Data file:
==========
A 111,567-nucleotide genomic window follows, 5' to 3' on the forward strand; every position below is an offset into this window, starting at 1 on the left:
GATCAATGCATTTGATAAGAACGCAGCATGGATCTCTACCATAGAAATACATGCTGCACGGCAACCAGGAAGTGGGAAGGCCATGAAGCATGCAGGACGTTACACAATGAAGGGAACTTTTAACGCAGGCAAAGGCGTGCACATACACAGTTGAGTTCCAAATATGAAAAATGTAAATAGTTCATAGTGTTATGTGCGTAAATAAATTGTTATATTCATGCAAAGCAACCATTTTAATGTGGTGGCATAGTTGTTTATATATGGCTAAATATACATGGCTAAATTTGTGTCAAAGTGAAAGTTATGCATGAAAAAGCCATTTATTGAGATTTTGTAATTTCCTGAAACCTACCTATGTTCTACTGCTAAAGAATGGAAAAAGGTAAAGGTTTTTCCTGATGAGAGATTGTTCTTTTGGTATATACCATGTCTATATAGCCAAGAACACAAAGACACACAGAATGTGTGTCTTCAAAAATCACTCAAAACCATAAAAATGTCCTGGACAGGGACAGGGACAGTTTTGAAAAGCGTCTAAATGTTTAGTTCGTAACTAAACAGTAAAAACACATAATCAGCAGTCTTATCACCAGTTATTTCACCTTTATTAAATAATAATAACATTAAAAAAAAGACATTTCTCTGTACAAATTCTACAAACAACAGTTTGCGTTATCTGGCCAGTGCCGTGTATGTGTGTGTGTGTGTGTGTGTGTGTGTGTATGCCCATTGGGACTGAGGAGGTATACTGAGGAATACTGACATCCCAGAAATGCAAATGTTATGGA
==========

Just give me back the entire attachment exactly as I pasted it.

A 111,567-nucleotide genomic window follows, 5' to 3' on the forward strand; every position below is an offset into this window, starting at 1 on the left:
GATCAATGCATTTGATAAGAACGCAGCATGGATCTCTACCATAGAAATACATGCTGCACGGCAACCAGGAAGTGGGAAGGCCATGAAGCATGCAGGACGTTACACAATGAAGGGAACTTTTAACGCAGGCAAAGGCGTGCACATACACAGTTGAGTTCCAAATATGAAAAATGTAAATAGTTCATAGTGTTATGTGCGTAAATAAATTGTTATATTCATGCAAAGCAACCATTTTAATGTGGTGGCATAGTTGTTTATATATGGCTAAATATACATGGCTAAATTTGTGTCAAAGTGAAAGTTATGCATGAAAAAGCCATTTATTGAGATTTTGTAATTTCCTGAAACCTACCTATGTTCTACTGCTAAAGAATGGAAAAAGGTAAAGGTTTTTCCTGATGAGAGATTGTTCTTTTGGTATATACCATGTCTATATAGCCAAGAACACAAAGACACACAGAATGTGTGTCTTCAAAAATCACTCAAAACCATAAAAATGTCCTGGACAGGGACAGGGACAGTTTTGAAAAGCGTCTAAATGTTTAGTTCGTAACTAAACAGTAAAAACACATAATCAGCAGTCTTATCACCAGTTATTTCACCTTTATTAAATAATAATAACATTAAAAAAAAGACATTTCTCTGTACAAATTCTACAAACAACAGTTTGCGTTATCTGGCCAGTGCCGTGTATGTGTGTGTGTGTGTGTGTGTGTGTGTGTATGCCCATTGGGACTGAGGAGGTATACTGAGGAATACTGACATCCCAGAAATGCAAATGTTATGGA